We investigated the potential influence of both systemic and local inflammation on global cardiovascular vulnerability in patients asymptomatic and symptomatic for ischemic stroke undergoing endarterectomy. Systemic inflammatory markers, circulating leukocytes, and intraplaque inflammation were assessed in the first period (within 30 days) after stroke. This short period avoided the potential interference of time.12 Several exclusion criteria were introduced to reduce the possible influence of inflammatory and infectious diseases and cancer on atherosclerotic inflammation. To assess the possible influence of shear stress, we also divided carotid plaques in upstream and downstream regions considering the blood flow direction. In carotid plaque portions, we assessed markers of vulnerability such as lipid and collagen content as well as inflammatory and vascular cell infiltration. This research approach to assess different cell distribution within atherosclerotic plaques was already performed.13 However, authors only focused on plaque shoulders, whereas in our work, we considered the entire plaque (also including lipid core). Thus, we designed the present study considering both systemic and intraplaque vulnerability to better assess the global risk of stroke. No differences in clinical characteristics between asymptomatic and symptomatic groups were observed, except for antiplatelet therapy (significantly more frequent in asymptomatic patients) and carotid lumen stenosis (significantly increased in symptomatic group). These differences might be explained by clinical investigations indicating that antiplatelet therapy induces a small reduction of cardiovascular risk and that carotid stenosis increases incidence of stroke.16 However, no correlation was found between carotid stenosis and local or systemic inflammation (data not shown). On the other hand, the regression logistic model (corrected for difference between symptomatic and asymptomatic patients due to carotid stenosis or antiplatelet use) assessed the association between a symptomatic stroke and the value of independent biological inflammatory markers and intraplaque components (Table 3⇑). Concerning systemic inflammation, we showed that only TNF-α and CCL5 levels were increased in symptomatic as compared with asymptomatic patients. TNF-α serum levels inversely correlated with upstream total collagen content, suggesting that, among several systemic markers, only TNF-α is an inflammatory mediator associated with an intraplaque parameter of vulnerability. TNF-α serum levels were also significantly associated with the likelihood of being symptomatic for stroke in a univariate model. This association was also confirmed by a multivariate model, indicating that TNF-α level was an independent risk factor for stroke. However, although these correlations were statistically significant, they were very weak. Thus, we doubt that TNF-α could be considered a biologically relevant systemic marker of intraplaque vulnerability. Previous clinical studies have already shown that TNF-α levels are increased in the first week after ischemic stroke and correlates with infarct volume and severity of neurological impairment.17 Elevated blood concentrations of TNF-α could be due to its intracerebral and/or peripheral increased production. A strong release of TNF-α has been found in blood cells collected the early days after stroke. This elevated production could play a dual (either cytoprotective or toxic) role in stroke depending on the concentrations and receptor activation.17 The increase of TNF-α levels after stroke could represent an important limitation in our study design. A more rational approach could be represented by a prospective study looking at the ability of systemic markers to predict cerebrovascular events. However, because it was clearly not possible to have symptomatic carotid plaques before an ischemic stroke, we planned to collect blood samples from symptomatic patients exclusively in the period between 10 and 30 days after the acute ischemic event. Furthermore, blood samples were collected also the day before endarterectomy to avoid the possible interference of the surgical procedure. Importantly, the low values of other inflammatory markers (including C-reactive protein that has been shown elevated after an ischemic stroke) further support the quality of this scientific approach to reduce possible bias due to stroke itself.18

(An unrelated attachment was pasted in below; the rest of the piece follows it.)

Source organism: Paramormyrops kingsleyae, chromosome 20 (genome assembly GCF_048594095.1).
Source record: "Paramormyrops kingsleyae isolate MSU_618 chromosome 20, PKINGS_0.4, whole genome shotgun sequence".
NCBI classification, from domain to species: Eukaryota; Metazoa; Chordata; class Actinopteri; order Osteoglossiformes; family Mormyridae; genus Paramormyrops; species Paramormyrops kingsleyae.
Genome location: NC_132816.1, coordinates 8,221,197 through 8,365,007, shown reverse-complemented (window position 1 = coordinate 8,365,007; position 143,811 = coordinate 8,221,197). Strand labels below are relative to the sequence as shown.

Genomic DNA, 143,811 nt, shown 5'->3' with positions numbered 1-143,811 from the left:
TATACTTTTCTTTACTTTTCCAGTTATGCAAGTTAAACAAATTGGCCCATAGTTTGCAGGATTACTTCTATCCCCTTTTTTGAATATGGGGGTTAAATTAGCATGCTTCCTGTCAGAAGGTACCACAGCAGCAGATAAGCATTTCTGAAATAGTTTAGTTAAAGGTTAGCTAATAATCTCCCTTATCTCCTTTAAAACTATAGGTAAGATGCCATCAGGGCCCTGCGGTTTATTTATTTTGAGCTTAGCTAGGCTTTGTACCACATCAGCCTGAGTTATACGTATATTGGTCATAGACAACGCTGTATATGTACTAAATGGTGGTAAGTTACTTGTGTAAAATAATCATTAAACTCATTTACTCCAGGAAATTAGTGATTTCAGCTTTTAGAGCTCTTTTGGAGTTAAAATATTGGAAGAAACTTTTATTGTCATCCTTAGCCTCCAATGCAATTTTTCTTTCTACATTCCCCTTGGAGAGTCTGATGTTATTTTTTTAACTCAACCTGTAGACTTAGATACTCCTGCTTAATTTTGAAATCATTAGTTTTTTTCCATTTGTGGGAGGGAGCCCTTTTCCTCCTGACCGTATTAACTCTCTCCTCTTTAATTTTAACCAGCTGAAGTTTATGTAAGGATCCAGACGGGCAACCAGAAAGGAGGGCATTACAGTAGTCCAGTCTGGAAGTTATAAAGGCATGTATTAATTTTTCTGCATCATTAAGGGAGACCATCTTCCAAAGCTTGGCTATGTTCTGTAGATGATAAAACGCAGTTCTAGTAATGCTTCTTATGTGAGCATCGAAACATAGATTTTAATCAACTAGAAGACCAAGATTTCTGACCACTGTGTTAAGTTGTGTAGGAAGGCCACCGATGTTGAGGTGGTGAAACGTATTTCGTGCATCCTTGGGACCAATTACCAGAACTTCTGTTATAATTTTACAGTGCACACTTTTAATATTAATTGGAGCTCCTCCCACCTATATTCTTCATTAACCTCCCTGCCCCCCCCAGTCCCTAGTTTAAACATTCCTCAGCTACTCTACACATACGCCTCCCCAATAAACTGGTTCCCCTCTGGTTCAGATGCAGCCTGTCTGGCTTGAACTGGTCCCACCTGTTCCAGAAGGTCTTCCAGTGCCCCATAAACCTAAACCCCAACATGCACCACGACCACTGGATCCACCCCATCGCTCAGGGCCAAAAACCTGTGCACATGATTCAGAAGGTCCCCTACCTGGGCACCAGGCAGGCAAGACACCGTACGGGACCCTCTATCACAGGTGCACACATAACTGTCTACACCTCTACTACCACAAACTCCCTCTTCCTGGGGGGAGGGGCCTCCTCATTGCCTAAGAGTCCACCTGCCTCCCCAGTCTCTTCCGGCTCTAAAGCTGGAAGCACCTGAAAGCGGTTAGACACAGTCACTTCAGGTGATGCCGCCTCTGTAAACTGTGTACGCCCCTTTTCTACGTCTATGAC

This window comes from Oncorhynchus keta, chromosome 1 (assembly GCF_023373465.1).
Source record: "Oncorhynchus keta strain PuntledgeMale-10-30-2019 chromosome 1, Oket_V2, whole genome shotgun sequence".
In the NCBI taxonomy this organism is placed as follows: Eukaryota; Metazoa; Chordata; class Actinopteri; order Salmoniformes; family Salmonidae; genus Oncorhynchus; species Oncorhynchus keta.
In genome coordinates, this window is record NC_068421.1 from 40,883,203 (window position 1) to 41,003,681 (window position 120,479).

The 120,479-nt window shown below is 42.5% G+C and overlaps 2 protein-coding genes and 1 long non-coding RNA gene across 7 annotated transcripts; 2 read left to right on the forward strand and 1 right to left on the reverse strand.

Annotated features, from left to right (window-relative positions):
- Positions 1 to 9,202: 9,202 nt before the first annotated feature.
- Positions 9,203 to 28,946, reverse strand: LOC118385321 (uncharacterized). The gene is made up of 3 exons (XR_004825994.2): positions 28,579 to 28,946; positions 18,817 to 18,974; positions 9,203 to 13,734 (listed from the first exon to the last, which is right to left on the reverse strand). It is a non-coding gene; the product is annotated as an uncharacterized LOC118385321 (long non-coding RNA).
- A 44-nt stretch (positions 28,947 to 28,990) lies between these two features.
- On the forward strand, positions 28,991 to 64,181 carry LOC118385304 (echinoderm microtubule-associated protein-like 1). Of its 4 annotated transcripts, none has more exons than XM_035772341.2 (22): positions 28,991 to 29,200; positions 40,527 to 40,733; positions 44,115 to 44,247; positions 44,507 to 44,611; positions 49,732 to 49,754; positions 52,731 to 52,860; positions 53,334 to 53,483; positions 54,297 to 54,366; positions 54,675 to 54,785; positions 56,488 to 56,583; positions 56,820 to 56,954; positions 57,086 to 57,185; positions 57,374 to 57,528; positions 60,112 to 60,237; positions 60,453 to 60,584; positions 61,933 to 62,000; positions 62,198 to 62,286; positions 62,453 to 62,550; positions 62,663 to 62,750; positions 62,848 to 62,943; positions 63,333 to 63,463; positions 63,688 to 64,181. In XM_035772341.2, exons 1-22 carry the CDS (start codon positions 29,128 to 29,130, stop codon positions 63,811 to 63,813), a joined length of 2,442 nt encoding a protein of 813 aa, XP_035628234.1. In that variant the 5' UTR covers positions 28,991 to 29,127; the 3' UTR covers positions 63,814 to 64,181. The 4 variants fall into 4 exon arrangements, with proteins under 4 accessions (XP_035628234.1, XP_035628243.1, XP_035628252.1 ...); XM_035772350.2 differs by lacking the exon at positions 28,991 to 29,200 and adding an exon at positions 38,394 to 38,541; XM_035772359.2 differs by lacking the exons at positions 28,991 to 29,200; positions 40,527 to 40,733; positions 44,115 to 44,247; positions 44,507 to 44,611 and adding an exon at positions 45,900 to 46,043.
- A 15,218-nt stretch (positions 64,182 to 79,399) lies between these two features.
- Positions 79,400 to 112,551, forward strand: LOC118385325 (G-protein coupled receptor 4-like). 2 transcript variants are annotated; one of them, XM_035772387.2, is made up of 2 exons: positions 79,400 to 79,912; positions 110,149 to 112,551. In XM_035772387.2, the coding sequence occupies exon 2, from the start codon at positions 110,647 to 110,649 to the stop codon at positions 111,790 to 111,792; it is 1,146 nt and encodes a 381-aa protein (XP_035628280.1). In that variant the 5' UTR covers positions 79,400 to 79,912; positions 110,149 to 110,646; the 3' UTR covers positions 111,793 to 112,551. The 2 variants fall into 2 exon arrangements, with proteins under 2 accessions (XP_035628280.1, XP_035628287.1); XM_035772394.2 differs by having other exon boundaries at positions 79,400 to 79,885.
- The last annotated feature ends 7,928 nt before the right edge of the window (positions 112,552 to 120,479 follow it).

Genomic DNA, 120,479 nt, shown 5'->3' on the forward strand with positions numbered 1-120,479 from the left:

Little is also known about the possible role of CCL5 in ischemic stroke. Zaremba and coworkers reported no elevation of CCL5 serum levels in the first 3 days after ischemic stroke.19 Although a significant increase of CCL5 levels in symptomatic patients has been observed, a univariate model did not confirm that circulating CCL5 is associated with the risk of symptomatic ischemic stroke. This lack of significance could be explained by the power of our sample size, whereas for CCL5, we only show an effect size <0.6 between symptomatic and asymptomatic patients (data not shown). The possible effects of systemic inflammation were also investigated in circulating neutrophils and monocytes. Although blood leukocyte count did not significantly differ between groups, ICAM-1 was upregulated on circulating neutrophils in symptomatic patients. Several controversies could be raised by these surprising data. ICAM-1 expression on human neutrophil surface membrane is controversial and partially influenced by leukocyte isolation methods.20 Indeed, some authors did not detect ICAM-1 on human neutrophils.21 The classical paradigm of intracerebral neutrophil recruitment during reoxygenation shows CD11b upregulation (a selective ligand of ICAM-1) on neutrophil membrane and ICAM-1 upregulation on human brain microvascular endothelial cells.22,23 In the present article, fluorescence-activated cell sorter analysis showed that neutrophils were strongly positive for ICAM-1 (average percentage of ICAM-1+ neutrophils was, respectively, 56.9% in asymptomatic patients and 67.7% in symptomatic patients). We also detected ICAM-1 expression on human neutrophils from 9 healthy volunteers (average percentage of ICAM-1+ neutrophils: 55.5%, average median relative fluorescence intensity: 6.2), confirming that this adhesion molecule is expressed on human neutrophil surface membrane. Thus, the role of ICAM-1 upregulation on human neutrophils in symptomatic patients remains unclear. We recently provided in vitro evidence that ICAM-1 upregulation might modulate leukocyte activation.24 Thus, the enhanced expression of ICAM-1 on neutrophils in symptomatic patients might be involved in the increased neutrophil infiltration in their carotid plaques. Despite these limitations in understanding the molecular mechanisms of neutrophil recruitment, we observed a significant increase of infiltrated neutrophils and mast cells in downstream regions of symptomatic plaques as compared with the corresponding regions in asymptomatic plaques. Although highly speculative, differences in neutrophil infiltration between carotid plaque regions might be explained by the expression of neutrophil chemoattractants (such as CXCL8 and TNF-α) that are increased in downstream regions in symptomatic patients. Importantly, the number of neutrophils within downstream regions of atherosclerotic plaques was inversely correlated with collagen content. Neutrophil infiltration has been already shown in culprit lesions from coronary arteries obtained at autopsy.14 Our data suggest for the first time that the increased neutrophil infiltration in symptomatic plaques might be directly involved in the degradation of collagen, mediating plaque vulnerability. Vulnerability in downstream regions of symptomatic plaques could be increased by neutrophil-mediated inflammation. These data further support the pivotal role of neutrophils in atheroprogression and plaque vulnerability, as recently shown by Zernecke and coworkers in atherosclerotic mice.25 The significant reduction of collagen content in symptomatic plaques was also associated with the decreased infiltration of SMC (crucial cells in plaque stabilization). Thus, 2 possible complementary mechanisms (increase of inflammatory cell infiltration and decrease of SMC recruitment) might reduce collagen content in downstream regions of human carotid plaques. Collagen content plays a crucial protective role within atherosclerotic plaques.2,4 A multivariable logistic regression model showed that the reduction of collagen content in downstream regions of carotid plaques is an independent risk factor for symptomatic ischemic stroke. On the other hand, vulnerability in upstream regions could be increased by different mechanisms. We showed that T lymphocyte infiltration and lipid content were increased in upstream regions of symptomatic plaques as compared with the corresponding regions in asymptomatic plaques. However, the number of T lymphocytes did not significantly correlate with collagen content, indicating that mainly plaque structure (increased lipid content) might increase vulnerability in upstream regions. The predictive value of lipid content in upstream regions of carotid plaques has been also independently assessed by a multivariable logistic regression model but was not significantly associated with the symptomatic presentation, reflecting again a lack of power of our sample size.